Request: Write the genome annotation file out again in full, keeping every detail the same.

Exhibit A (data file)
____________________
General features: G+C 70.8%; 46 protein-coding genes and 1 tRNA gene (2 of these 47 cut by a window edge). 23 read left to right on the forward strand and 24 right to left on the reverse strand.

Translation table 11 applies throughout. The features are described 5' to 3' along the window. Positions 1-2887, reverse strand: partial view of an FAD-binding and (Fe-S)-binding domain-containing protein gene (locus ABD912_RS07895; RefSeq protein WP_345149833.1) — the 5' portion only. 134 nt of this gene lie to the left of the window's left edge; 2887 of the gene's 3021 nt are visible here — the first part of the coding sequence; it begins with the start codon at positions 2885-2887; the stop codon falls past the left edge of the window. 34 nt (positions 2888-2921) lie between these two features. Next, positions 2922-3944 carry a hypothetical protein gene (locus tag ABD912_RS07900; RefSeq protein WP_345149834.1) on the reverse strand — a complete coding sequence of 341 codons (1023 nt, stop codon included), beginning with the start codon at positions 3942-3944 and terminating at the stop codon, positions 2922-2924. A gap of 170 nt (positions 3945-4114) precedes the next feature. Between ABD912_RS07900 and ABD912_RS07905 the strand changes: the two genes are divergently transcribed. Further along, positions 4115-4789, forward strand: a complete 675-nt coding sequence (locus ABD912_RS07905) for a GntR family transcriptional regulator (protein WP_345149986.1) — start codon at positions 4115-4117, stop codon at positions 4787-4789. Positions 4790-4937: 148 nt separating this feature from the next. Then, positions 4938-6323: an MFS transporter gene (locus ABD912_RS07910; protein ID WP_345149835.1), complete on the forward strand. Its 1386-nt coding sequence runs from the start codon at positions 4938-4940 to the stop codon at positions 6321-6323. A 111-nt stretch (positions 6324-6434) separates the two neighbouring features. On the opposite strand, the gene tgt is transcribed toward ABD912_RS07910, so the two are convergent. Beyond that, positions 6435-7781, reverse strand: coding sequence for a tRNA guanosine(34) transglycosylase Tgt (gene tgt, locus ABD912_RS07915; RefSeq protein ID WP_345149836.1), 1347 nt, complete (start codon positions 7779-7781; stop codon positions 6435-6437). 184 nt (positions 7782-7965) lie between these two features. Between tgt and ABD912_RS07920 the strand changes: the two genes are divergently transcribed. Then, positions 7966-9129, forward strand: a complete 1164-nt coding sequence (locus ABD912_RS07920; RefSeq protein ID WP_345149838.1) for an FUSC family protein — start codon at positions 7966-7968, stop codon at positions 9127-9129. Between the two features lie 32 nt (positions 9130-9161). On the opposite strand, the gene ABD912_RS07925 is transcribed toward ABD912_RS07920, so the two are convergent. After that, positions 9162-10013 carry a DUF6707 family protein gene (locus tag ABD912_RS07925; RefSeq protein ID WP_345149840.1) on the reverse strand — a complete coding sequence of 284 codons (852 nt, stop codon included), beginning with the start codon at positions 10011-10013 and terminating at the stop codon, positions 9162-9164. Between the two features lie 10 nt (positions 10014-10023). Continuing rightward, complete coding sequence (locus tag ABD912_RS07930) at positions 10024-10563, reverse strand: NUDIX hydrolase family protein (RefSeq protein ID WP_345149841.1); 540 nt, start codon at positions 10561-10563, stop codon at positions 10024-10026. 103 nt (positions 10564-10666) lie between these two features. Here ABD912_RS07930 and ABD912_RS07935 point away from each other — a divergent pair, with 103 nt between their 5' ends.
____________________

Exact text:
General features: G+C 70.8%; 46 protein-coding genes and 1 tRNA gene (2 of these 47 cut by a window edge). 23 read left to right on the forward strand and 24 right to left on the reverse strand.

Translation table 11 applies throughout. The features are described 5' to 3' along the window. Positions 1-2887, reverse strand: partial view of an FAD-binding and (Fe-S)-binding domain-containing protein gene (locus ABD912_RS07895; RefSeq protein WP_345149833.1) — the 5' portion only. 134 nt of this gene lie to the left of the window's left edge; 2887 of the gene's 3021 nt are visible here — the first part of the coding sequence; it begins with the start codon at positions 2885-2887; the stop codon falls past the left edge of the window. 34 nt (positions 2888-2921) lie between these two features. Next, positions 2922-3944 carry a hypothetical protein gene (locus tag ABD912_RS07900; RefSeq protein WP_345149834.1) on the reverse strand — a complete coding sequence of 341 codons (1023 nt, stop codon included), beginning with the start codon at positions 3942-3944 and terminating at the stop codon, positions 2922-2924. A gap of 170 nt (positions 3945-4114) precedes the next feature. Between ABD912_RS07900 and ABD912_RS07905 the strand changes: the two genes are divergently transcribed. Further along, positions 4115-4789, forward strand: a complete 675-nt coding sequence (locus ABD912_RS07905) for a GntR family transcriptional regulator (protein WP_345149986.1) — start codon at positions 4115-4117, stop codon at positions 4787-4789. Positions 4790-4937: 148 nt separating this feature from the next. Then, positions 4938-6323: an MFS transporter gene (locus ABD912_RS07910; protein ID WP_345149835.1), complete on the forward strand. Its 1386-nt coding sequence runs from the start codon at positions 4938-4940 to the stop codon at positions 6321-6323. A 111-nt stretch (positions 6324-6434) separates the two neighbouring features. On the opposite strand, the gene tgt is transcribed toward ABD912_RS07910, so the two are convergent. Beyond that, positions 6435-7781, reverse strand: coding sequence for a tRNA guanosine(34) transglycosylase Tgt (gene tgt, locus ABD912_RS07915; RefSeq protein ID WP_345149836.1), 1347 nt, complete (start codon positions 7779-7781; stop codon positions 6435-6437). 184 nt (positions 7782-7965) lie between these two features. Between tgt and ABD912_RS07920 the strand changes: the two genes are divergently transcribed. Then, positions 7966-9129, forward strand: a complete 1164-nt coding sequence (locus ABD912_RS07920; RefSeq protein ID WP_345149838.1) for an FUSC family protein — start codon at positions 7966-7968, stop codon at positions 9127-9129. Between the two features lie 32 nt (positions 9130-9161). On the opposite strand, the gene ABD912_RS07925 is transcribed toward ABD912_RS07920, so the two are convergent. After that, positions 9162-10013 carry a DUF6707 family protein gene (locus tag ABD912_RS07925; RefSeq protein ID WP_345149840.1) on the reverse strand — a complete coding sequence of 284 codons (852 nt, stop codon included), beginning with the start codon at positions 10011-10013 and terminating at the stop codon, positions 9162-9164. Between the two features lie 10 nt (positions 10014-10023). Continuing rightward, complete coding sequence (locus tag ABD912_RS07930) at positions 10024-10563, reverse strand: NUDIX hydrolase family protein (RefSeq protein ID WP_345149841.1); 540 nt, start codon at positions 10561-10563, stop codon at positions 10024-10026. 103 nt (positions 10564-10666) lie between these two features. Here ABD912_RS07930 and ABD912_RS07935 point away from each other — a divergent pair, with 103 nt between their 5' ends.